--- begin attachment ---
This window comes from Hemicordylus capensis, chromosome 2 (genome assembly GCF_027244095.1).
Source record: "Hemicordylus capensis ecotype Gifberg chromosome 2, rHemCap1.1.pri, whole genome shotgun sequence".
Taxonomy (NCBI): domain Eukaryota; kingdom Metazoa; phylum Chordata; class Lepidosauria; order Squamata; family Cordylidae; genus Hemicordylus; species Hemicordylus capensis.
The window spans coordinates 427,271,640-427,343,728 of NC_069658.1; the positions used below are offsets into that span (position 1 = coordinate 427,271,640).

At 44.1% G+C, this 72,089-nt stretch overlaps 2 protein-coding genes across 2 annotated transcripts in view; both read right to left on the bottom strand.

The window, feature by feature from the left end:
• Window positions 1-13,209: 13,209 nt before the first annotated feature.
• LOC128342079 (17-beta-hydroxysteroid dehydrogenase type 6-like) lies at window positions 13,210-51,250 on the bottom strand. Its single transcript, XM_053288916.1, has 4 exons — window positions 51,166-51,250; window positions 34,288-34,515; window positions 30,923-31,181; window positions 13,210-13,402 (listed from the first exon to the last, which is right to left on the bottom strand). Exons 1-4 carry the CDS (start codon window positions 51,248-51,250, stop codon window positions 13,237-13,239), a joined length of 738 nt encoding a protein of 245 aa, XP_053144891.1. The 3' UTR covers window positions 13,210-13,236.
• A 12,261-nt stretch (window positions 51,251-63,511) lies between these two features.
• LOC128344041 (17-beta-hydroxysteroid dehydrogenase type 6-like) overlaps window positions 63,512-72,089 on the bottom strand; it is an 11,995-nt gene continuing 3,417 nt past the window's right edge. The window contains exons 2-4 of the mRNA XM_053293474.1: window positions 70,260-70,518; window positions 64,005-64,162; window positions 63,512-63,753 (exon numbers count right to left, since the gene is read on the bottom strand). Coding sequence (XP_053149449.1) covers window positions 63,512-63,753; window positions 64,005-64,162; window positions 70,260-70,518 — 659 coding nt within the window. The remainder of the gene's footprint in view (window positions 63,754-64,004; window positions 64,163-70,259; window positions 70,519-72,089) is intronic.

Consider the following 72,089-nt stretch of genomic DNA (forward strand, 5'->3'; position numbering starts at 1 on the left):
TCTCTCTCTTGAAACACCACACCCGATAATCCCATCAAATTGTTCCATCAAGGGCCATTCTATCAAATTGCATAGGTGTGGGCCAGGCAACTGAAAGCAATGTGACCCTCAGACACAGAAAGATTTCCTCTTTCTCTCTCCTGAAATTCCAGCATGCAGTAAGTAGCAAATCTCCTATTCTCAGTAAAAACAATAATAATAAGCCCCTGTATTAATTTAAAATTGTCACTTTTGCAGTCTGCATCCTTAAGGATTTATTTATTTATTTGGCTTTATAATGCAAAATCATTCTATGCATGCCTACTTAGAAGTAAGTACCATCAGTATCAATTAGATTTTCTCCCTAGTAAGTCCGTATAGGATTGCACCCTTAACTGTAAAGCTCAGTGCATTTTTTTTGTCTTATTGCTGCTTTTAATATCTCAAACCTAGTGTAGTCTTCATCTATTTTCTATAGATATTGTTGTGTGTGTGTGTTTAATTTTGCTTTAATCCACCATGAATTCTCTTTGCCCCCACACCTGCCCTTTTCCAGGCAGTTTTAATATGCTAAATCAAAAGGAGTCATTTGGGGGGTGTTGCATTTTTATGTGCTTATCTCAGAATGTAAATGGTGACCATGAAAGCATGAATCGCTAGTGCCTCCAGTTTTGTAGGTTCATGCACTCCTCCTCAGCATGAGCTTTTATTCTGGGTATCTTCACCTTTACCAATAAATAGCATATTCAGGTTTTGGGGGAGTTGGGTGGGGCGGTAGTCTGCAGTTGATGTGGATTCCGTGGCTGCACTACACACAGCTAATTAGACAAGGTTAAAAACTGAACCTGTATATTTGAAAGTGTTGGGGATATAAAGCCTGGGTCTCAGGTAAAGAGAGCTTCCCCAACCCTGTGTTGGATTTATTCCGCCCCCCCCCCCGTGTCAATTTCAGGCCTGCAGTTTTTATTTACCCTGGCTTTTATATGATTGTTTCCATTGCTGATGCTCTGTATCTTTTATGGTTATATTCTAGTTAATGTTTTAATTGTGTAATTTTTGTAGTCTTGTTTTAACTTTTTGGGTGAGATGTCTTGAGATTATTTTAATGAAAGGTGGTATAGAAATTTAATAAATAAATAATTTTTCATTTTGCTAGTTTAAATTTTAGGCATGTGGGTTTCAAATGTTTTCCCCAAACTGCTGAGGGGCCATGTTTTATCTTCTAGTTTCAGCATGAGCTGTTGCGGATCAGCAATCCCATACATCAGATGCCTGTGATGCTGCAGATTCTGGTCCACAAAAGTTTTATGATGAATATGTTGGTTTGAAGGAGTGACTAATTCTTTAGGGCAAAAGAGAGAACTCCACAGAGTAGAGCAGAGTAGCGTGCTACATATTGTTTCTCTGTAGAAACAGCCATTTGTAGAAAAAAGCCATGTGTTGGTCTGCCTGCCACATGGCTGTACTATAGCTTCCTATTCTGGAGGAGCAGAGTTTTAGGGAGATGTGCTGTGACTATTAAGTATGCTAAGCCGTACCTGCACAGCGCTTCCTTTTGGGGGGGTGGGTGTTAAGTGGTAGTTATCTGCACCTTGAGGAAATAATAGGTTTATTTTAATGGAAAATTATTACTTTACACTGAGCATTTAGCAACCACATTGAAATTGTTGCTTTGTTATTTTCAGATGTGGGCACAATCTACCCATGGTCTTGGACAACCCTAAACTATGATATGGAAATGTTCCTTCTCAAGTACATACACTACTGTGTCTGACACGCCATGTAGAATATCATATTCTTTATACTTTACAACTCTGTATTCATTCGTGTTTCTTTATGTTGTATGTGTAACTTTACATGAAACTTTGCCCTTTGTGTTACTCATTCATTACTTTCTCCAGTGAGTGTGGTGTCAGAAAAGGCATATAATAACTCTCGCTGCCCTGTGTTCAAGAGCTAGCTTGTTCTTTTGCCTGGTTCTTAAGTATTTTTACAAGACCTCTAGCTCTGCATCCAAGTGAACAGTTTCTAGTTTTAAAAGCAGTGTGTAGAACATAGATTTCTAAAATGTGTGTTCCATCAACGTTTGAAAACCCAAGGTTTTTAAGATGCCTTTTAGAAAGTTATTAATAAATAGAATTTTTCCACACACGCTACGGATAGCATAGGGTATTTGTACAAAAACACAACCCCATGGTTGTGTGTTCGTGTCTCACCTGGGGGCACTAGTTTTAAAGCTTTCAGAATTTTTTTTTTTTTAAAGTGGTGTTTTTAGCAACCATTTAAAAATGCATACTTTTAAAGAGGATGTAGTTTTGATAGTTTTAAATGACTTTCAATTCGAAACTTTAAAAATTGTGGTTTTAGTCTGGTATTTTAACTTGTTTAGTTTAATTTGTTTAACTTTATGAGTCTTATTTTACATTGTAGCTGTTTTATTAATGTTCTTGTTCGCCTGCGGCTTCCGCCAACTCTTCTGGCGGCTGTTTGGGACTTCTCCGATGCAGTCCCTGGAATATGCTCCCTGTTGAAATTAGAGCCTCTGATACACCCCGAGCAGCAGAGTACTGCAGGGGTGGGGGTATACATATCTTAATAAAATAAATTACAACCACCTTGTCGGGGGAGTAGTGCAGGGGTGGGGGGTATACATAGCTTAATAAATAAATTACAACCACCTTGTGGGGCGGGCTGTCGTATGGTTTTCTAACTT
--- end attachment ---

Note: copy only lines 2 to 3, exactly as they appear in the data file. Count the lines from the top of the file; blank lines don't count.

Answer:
Source record: "Hemicordylus capensis ecotype Gifberg chromosome 2, rHemCap1.1.pri, whole genome shotgun sequence".
Taxonomy (NCBI): domain Eukaryota; kingdom Metazoa; phylum Chordata; class Lepidosauria; order Squamata; family Cordylidae; genus Hemicordylus; species Hemicordylus capensis.